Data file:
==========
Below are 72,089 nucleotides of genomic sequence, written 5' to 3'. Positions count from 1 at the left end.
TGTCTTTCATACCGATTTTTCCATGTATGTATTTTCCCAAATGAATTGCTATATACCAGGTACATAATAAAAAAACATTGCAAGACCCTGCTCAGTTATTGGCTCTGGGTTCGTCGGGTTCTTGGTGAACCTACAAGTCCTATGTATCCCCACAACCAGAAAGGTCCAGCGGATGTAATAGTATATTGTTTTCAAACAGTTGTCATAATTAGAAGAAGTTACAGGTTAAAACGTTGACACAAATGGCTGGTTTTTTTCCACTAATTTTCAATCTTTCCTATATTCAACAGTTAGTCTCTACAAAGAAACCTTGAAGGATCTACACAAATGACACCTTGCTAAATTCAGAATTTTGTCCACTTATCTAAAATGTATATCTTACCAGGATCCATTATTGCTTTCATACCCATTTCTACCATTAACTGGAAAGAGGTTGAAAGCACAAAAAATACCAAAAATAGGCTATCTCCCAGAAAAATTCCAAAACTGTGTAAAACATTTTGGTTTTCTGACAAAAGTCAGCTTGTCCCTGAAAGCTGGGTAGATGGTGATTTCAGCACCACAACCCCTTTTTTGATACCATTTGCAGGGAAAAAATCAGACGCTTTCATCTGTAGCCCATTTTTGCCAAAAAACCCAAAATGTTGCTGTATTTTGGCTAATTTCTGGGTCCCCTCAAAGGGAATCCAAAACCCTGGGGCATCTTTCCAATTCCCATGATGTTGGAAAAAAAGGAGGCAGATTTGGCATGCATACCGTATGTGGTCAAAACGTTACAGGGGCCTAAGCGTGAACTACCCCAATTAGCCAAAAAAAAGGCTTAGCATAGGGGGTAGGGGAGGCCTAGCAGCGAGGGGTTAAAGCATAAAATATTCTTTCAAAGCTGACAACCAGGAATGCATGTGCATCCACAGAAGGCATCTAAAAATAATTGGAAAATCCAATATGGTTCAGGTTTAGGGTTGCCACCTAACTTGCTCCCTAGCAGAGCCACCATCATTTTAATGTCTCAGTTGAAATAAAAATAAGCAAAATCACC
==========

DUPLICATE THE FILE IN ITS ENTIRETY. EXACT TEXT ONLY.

Below are 72,089 nucleotides of genomic sequence, written 5' to 3'. Positions count from 1 at the left end.
TGTCTTTCATACCGATTTTTCCATGTATGTATTTTCCCAAATGAATTGCTATATACCAGGTACATAATAAAAAAACATTGCAAGACCCTGCTCAGTTATTGGCTCTGGGTTCGTCGGGTTCTTGGTGAACCTACAAGTCCTATGTATCCCCACAACCAGAAAGGTCCAGCGGATGTAATAGTATATTGTTTTCAAACAGTTGTCATAATTAGAAGAAGTTACAGGTTAAAACGTTGACACAAATGGCTGGTTTTTTTCCACTAATTTTCAATCTTTCCTATATTCAACAGTTAGTCTCTACAAAGAAACCTTGAAGGATCTACACAAATGACACCTTGCTAAATTCAGAATTTTGTCCACTTATCTAAAATGTATATCTTACCAGGATCCATTATTGCTTTCATACCCATTTCTACCATTAACTGGAAAGAGGTTGAAAGCACAAAAAATACCAAAAATAGGCTATCTCCCAGAAAAATTCCAAAACTGTGTAAAACATTTTGGTTTTCTGACAAAAGTCAGCTTGTCCCTGAAAGCTGGGTAGATGGTGATTTCAGCACCACAACCCCTTTTTTGATACCATTTGCAGGGAAAAAATCAGACGCTTTCATCTGTAGCCCATTTTTGCCAAAAAACCCAAAATGTTGCTGTATTTTGGCTAATTTCTGGGTCCCCTCAAAGGGAATCCAAAACCCTGGGGCATCTTTCCAATTCCCATGATGTTGGAAAAAAAGGAGGCAGATTTGGCATGCATACCGTATGTGGTCAAAACGTTACAGGGGCCTAAGCGTGAACTACCCCAATTAGCCAAAAAAAAGGCTTAGCATAGGGGGTAGGGGAGGCCTAGCAGCGAGGGGTTAAAGCATAAAATATTCTTTCAAAGCTGACAACCAGGAATGCATGTGCATCCACAGAAGGCATCTAAAAATAATTGGAAAATCCAATATGGTTCAGGTTTAGGGTTGCCACCTAACTTGCTCCCTAGCAGAGCCACCATCATTTTAATGTCTCAGTTGAAATAAAAATAAGCAAAATCACC